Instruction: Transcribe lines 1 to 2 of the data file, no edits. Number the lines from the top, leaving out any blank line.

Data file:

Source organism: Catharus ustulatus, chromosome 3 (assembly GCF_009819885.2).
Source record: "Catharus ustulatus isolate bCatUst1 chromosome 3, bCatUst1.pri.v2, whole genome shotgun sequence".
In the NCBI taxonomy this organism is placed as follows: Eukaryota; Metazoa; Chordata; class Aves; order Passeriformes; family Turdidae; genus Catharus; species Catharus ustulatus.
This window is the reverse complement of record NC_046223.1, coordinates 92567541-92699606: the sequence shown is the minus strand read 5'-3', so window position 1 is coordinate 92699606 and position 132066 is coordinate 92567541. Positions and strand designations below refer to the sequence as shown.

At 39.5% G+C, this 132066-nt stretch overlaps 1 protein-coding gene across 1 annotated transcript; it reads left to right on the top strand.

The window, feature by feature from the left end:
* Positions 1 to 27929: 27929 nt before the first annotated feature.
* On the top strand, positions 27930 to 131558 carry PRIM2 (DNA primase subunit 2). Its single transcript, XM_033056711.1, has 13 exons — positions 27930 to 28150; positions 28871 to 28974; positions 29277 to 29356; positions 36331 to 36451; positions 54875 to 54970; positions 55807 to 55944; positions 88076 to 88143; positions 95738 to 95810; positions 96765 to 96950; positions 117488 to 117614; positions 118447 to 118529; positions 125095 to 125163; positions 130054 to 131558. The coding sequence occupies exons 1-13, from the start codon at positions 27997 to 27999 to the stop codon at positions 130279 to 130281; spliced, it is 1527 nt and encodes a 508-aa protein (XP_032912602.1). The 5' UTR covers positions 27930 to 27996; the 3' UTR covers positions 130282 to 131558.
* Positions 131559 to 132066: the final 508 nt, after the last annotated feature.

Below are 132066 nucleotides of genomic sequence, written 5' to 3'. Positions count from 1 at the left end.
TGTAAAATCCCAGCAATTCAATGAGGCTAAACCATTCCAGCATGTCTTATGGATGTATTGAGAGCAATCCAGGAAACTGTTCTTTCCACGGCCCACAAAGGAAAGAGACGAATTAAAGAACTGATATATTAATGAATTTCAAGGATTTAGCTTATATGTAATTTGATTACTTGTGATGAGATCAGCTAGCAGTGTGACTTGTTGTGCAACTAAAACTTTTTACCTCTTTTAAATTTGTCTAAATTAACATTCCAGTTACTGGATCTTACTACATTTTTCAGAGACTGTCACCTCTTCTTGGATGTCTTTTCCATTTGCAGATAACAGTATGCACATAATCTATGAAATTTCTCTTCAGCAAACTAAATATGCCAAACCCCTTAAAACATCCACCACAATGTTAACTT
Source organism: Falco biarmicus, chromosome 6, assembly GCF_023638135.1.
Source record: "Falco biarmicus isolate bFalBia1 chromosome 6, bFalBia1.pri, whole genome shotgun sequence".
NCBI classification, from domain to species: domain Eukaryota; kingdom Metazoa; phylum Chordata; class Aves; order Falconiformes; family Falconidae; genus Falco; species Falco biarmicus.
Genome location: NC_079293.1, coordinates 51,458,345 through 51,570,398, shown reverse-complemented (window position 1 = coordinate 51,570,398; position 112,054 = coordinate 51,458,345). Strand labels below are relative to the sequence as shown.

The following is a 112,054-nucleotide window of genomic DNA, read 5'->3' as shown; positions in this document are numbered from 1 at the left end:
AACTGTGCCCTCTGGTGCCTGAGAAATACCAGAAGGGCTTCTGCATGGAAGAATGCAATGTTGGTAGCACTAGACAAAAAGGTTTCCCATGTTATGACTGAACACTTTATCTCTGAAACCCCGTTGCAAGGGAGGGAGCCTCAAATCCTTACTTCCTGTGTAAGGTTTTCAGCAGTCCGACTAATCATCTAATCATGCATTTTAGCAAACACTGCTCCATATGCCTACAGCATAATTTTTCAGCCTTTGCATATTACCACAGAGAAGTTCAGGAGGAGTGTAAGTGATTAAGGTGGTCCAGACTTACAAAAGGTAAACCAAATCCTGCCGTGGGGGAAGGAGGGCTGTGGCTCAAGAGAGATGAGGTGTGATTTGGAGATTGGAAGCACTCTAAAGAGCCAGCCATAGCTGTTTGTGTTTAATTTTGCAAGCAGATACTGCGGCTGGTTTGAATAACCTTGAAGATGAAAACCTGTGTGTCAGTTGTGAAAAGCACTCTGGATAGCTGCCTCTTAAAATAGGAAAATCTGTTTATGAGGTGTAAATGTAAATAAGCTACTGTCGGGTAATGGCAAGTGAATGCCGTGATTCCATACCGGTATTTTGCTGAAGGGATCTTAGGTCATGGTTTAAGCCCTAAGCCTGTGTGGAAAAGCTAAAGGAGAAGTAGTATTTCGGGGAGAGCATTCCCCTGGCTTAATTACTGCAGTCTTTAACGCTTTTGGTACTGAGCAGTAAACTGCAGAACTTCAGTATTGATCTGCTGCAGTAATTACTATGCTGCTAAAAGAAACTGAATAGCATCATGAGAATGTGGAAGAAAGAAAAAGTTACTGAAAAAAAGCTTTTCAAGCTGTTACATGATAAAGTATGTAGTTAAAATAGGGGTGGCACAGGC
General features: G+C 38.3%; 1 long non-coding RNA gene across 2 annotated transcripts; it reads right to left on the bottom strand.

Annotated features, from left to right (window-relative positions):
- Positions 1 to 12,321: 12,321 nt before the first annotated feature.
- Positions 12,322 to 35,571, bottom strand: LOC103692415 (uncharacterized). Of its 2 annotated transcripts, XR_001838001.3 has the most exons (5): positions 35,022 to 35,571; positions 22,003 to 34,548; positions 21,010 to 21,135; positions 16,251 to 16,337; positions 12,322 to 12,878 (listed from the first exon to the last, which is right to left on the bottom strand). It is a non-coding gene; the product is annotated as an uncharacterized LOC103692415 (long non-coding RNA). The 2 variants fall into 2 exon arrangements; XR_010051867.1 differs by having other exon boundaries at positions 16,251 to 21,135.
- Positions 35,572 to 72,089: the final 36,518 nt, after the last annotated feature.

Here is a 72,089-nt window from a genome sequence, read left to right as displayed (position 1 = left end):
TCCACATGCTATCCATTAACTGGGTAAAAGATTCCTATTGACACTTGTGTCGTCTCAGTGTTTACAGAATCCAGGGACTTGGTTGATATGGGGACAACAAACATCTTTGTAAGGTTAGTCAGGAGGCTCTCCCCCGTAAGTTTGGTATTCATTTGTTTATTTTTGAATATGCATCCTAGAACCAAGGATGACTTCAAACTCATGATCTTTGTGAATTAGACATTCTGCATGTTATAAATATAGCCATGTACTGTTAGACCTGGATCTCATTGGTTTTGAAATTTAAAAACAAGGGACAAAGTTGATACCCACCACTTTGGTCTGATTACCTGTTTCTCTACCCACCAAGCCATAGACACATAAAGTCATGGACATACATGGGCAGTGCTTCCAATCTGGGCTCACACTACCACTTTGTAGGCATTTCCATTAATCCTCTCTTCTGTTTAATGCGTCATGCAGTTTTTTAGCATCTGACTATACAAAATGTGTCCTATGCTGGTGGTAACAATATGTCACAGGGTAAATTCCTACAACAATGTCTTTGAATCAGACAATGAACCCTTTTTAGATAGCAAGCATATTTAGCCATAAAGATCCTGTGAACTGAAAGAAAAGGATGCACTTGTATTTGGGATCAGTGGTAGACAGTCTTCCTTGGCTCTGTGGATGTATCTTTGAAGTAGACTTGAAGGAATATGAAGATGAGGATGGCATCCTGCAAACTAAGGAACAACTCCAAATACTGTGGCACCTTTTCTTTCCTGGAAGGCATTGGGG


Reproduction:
Source organism: Catharus ustulatus, chromosome 3 (assembly GCF_009819885.2).
Source record: "Catharus ustulatus isolate bCatUst1 chromosome 3, bCatUst1.pri.v2, whole genome shotgun sequence".